There are others who advocate for cultural connections such as dance, voice and other performing arts. These are also important relationships, because they enable an emotional connection to our heritage. Another area is the political arena and advocacy for Armenian rights. Participants build a strong connection to our history of injustice. This area of focus requires an emotional connection to the mission but pragmatism and professionalism in execution. A final domain is in the spiritual dimension, primarily through the Armenian church. The long-established integration between the church and our civilization (essentially the last 2,000 years) makes a decoupling of the two particularly emotional. Of course, there are significant differences between personal faith and the institution called the Armenian church. Since many Armenians practice their faith through the church, they are often viewed as interchangeable, but we have learned in the diaspora that if the church does not earn respect, many may practice their faith outside the institution.

Despite these limitations, there are many wonderful options for young people in the diaspora to build an identity based on our communal values and personal interests. In a world where secularism and “melting pots” are encouraged, ethnic identification can be challenging. The remarkable improvement in the visibility of Armenians as an ethnic group in America, along with the cultural changes in the U.S. that advocate for ethnic diversity, have provided a more opportune environment. I grew up in a time, similar to many of my generation, when there were few Armenians in our schools and little widespread knowledge of the Genocide. Our existence as a civilization was limited. Thankfully, that has changed significantly, and we now are strong enough to advocate for improvements. Nevertheless, as long as Armenians remain a people with a diaspora, the challenge of generational identity retention will remain.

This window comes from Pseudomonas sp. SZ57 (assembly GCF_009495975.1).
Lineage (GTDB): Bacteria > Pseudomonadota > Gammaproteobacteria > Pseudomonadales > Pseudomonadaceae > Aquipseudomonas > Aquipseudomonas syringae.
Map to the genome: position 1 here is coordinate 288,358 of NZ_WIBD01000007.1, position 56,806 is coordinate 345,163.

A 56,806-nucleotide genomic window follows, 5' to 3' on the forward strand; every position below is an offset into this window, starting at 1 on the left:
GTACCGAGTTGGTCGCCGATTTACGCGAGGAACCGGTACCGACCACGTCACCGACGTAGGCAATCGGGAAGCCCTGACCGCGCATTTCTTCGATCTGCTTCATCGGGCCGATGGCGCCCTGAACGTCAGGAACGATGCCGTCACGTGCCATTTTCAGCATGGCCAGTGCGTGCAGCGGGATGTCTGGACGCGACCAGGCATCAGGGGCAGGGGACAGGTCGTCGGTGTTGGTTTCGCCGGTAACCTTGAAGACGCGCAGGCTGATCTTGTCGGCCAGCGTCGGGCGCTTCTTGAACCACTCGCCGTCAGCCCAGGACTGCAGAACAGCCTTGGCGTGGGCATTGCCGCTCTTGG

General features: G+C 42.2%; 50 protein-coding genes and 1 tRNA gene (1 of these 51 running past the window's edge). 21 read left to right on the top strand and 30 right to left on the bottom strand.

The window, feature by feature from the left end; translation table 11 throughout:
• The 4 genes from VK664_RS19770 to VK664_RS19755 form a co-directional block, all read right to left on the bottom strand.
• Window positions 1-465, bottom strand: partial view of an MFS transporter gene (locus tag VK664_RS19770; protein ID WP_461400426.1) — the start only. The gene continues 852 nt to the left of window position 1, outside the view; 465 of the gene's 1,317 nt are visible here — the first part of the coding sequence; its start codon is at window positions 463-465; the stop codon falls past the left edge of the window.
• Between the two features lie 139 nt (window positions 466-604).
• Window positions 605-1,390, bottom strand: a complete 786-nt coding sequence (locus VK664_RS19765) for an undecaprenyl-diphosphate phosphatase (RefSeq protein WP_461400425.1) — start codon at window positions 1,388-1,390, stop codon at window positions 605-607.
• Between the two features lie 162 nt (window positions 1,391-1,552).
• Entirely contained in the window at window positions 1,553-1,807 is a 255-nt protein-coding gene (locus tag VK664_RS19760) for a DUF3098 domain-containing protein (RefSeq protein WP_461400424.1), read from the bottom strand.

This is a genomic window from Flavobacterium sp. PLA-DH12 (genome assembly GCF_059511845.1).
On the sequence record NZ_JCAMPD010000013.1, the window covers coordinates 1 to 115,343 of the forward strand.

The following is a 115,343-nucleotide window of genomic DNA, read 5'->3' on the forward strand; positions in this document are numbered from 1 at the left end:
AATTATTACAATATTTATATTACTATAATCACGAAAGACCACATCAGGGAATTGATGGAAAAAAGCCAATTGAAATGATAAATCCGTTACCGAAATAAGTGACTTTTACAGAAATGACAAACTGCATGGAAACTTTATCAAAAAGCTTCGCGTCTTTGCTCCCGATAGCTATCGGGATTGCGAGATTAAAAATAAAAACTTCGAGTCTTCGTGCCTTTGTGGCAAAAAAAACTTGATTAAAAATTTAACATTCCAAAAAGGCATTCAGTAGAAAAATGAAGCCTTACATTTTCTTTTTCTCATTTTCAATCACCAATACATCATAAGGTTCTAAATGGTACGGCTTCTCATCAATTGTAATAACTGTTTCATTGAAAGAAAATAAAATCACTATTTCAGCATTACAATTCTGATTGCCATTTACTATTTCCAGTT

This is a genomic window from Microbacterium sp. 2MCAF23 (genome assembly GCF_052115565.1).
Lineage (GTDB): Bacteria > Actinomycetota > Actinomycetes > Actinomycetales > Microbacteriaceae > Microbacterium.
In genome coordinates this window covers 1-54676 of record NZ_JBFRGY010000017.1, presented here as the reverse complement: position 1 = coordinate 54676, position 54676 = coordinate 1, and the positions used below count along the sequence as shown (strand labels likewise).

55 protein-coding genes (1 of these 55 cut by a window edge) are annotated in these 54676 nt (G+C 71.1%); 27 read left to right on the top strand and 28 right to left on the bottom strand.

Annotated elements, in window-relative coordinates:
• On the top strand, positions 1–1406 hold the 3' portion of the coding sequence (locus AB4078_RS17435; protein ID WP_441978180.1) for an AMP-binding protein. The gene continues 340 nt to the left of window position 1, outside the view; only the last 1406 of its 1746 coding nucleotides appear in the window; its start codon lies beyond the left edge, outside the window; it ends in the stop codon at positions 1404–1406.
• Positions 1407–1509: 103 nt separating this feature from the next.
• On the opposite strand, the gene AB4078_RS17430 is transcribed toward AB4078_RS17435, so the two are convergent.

Despite our efforts and the remarkable investment of several generations, the numbers have not been encouraging. Armenian church membership in the United States is down when normalized against demographic changes and increased base population. Sunday School attendance, long a barometer of youth participation, is significantly down, as much as 50% in many parishes. Immersion programs targeted at teenagers are vibrant but are not reaching enough of the next generation. Are there enough young people involved and educated to meet the critical mass requirements of running communities 20 years from now? The barometer should be how prepared we are for long-term sustainability.

It has been my experience that the connection with our Armenian identity is initially an emotional one followed by content. As an example, I would like to share the work of a young woman in the Boston area, Meghri Dervartanian. At some point in her young life, she developed an emotional bond with the Armenian language. She also developed her gift academically and through programming in the community. Meghri has now authored several children’s books with a unique approach to motivating children to connect with our mother tongue. I have been fortunate to watch her work with children and to see some of her published material. It is special. What began as a bond with the language many years ago has become a professional mission. She is teaching and establishing identity.

(Photo: AYF Internship in Armenia)